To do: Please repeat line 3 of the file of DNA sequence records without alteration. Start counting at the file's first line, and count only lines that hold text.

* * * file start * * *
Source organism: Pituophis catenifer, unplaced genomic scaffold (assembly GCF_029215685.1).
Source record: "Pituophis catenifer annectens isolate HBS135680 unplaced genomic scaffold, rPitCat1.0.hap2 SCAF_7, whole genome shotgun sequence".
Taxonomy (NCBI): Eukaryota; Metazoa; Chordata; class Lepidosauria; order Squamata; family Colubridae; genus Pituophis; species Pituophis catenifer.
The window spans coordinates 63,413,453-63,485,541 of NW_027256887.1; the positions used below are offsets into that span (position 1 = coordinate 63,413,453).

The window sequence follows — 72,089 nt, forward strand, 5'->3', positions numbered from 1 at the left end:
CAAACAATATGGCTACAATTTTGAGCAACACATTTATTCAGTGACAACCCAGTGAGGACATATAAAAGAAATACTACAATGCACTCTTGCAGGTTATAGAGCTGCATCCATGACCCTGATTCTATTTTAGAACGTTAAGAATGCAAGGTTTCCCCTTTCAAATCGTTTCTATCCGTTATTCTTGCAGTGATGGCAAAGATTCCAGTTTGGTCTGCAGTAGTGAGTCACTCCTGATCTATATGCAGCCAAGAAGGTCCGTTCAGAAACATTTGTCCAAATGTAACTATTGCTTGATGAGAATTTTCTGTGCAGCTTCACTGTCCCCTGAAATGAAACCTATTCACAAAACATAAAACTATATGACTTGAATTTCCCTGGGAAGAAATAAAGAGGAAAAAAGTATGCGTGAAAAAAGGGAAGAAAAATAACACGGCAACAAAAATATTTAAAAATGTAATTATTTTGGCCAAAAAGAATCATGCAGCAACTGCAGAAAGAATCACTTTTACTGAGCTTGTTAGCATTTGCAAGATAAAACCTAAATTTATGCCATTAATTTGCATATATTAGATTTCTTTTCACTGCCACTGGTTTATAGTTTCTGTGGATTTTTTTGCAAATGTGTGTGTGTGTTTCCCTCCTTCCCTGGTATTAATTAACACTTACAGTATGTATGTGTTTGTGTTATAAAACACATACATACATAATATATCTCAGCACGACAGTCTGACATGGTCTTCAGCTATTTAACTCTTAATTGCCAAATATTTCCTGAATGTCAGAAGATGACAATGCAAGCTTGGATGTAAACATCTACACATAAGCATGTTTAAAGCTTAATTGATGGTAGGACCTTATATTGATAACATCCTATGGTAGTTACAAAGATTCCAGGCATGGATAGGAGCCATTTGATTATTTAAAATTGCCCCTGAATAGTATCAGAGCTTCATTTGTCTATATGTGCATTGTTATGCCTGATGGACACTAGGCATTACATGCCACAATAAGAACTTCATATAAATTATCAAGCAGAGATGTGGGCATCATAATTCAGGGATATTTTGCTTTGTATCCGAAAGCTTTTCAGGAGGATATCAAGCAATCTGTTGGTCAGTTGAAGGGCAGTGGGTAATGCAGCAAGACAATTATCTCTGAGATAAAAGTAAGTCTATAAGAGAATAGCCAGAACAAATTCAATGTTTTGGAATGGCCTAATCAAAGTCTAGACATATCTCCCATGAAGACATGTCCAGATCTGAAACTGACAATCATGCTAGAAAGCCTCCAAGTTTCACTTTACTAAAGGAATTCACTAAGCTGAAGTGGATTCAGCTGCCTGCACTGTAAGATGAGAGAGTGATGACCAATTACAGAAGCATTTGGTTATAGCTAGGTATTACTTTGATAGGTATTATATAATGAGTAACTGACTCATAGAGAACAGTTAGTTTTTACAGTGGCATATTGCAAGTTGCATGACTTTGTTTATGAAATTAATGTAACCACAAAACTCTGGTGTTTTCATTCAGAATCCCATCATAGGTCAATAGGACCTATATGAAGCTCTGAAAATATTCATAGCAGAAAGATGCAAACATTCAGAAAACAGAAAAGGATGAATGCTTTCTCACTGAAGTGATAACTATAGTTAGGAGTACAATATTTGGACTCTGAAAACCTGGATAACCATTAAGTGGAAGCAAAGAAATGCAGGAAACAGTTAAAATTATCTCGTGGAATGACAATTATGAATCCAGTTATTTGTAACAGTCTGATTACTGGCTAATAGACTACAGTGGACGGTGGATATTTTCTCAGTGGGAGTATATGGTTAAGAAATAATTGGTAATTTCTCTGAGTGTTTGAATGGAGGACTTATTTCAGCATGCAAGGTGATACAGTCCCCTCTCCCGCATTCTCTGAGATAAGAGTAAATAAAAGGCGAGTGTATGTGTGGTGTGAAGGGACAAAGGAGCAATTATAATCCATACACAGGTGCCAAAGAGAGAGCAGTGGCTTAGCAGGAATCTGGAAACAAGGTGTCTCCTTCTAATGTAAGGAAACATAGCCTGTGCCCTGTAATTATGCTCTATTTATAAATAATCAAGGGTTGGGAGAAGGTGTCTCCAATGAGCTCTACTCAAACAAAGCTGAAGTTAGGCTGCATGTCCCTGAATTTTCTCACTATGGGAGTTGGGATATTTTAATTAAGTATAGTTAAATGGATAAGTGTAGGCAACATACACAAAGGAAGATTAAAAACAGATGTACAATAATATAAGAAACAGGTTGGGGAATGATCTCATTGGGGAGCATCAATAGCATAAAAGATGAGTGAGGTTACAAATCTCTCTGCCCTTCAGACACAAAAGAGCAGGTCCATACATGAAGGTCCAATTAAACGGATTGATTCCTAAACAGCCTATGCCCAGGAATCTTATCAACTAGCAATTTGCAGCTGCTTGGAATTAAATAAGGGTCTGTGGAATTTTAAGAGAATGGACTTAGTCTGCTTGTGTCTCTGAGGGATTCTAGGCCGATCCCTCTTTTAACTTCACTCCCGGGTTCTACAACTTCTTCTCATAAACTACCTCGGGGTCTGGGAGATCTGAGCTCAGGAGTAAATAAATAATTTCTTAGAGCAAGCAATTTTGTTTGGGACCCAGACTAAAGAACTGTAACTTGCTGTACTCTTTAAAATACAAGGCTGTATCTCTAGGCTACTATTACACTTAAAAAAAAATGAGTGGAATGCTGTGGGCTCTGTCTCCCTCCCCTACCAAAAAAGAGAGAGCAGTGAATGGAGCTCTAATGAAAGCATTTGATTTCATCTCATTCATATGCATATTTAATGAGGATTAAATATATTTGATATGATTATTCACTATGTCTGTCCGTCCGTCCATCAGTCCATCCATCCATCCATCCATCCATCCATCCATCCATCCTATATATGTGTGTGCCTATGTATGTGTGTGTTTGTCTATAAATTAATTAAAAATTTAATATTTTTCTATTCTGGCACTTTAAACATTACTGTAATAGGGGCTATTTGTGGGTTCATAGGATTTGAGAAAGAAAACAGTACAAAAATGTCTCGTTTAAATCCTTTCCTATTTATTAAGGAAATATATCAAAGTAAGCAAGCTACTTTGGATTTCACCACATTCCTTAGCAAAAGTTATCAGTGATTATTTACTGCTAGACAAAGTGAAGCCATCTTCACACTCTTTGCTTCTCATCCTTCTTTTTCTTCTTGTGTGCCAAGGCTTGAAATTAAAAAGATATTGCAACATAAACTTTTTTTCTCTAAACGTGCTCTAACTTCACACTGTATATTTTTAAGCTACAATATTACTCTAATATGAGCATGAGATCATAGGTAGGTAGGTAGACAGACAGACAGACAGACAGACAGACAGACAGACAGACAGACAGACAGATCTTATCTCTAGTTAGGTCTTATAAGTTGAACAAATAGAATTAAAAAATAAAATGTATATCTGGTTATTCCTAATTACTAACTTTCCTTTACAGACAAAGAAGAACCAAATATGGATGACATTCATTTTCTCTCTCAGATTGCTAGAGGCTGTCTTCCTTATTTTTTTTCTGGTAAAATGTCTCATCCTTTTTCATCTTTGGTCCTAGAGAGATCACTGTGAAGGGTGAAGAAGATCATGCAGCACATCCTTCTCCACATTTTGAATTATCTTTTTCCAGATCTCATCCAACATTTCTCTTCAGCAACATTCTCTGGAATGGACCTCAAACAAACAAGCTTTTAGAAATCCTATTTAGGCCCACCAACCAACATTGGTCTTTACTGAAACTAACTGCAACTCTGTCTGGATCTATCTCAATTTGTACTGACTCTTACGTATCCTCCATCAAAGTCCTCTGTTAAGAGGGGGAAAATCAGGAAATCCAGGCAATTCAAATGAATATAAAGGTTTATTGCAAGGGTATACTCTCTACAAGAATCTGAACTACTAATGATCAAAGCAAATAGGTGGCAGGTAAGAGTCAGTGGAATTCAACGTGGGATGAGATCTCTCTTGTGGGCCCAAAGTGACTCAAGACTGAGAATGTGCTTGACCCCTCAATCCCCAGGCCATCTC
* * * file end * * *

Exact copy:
Taxonomy (NCBI): Eukaryota; Metazoa; Chordata; class Lepidosauria; order Squamata; family Colubridae; genus Pituophis; species Pituophis catenifer.